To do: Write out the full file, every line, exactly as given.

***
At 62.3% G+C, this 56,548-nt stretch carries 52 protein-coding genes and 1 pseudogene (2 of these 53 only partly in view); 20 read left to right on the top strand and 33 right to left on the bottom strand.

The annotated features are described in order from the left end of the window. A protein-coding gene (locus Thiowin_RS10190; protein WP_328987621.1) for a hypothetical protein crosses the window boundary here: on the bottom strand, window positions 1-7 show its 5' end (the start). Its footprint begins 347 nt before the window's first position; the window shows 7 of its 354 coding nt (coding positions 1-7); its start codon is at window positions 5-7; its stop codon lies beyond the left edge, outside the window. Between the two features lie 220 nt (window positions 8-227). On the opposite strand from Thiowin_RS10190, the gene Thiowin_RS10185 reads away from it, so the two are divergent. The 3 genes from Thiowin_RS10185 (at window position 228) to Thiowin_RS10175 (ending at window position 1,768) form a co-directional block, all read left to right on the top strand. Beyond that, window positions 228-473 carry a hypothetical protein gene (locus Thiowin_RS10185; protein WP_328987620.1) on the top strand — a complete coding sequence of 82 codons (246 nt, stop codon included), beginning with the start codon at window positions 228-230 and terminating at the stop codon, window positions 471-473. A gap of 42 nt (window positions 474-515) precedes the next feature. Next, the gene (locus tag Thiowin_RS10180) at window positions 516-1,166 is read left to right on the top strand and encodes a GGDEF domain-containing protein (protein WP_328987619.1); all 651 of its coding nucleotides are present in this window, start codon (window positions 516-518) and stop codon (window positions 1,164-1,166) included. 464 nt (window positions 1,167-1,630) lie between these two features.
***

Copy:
At 62.3% G+C, this 56,548-nt stretch carries 52 protein-coding genes and 1 pseudogene (2 of these 53 only partly in view); 20 read left to right on the top strand and 33 right to left on the bottom strand.

The annotated features are described in order from the left end of the window. A protein-coding gene (locus Thiowin_RS10190; protein WP_328987621.1) for a hypothetical protein crosses the window boundary here: on the bottom strand, window positions 1-7 show its 5' end (the start). Its footprint begins 347 nt before the window's first position; the window shows 7 of its 354 coding nt (coding positions 1-7); its start codon is at window positions 5-7; its stop codon lies beyond the left edge, outside the window. Between the two features lie 220 nt (window positions 8-227). On the opposite strand from Thiowin_RS10190, the gene Thiowin_RS10185 reads away from it, so the two are divergent. The 3 genes from Thiowin_RS10185 (at window position 228) to Thiowin_RS10175 (ending at window position 1,768) form a co-directional block, all read left to right on the top strand. Beyond that, window positions 228-473 carry a hypothetical protein gene (locus Thiowin_RS10185; protein WP_328987620.1) on the top strand — a complete coding sequence of 82 codons (246 nt, stop codon included), beginning with the start codon at window positions 228-230 and terminating at the stop codon, window positions 471-473. A gap of 42 nt (window positions 474-515) precedes the next feature. Next, the gene (locus tag Thiowin_RS10180) at window positions 516-1,166 is read left to right on the top strand and encodes a GGDEF domain-containing protein (protein WP_328987619.1); all 651 of its coding nucleotides are present in this window, start codon (window positions 516-518) and stop codon (window positions 1,164-1,166) included. 464 nt (window positions 1,167-1,630) lie between these two features.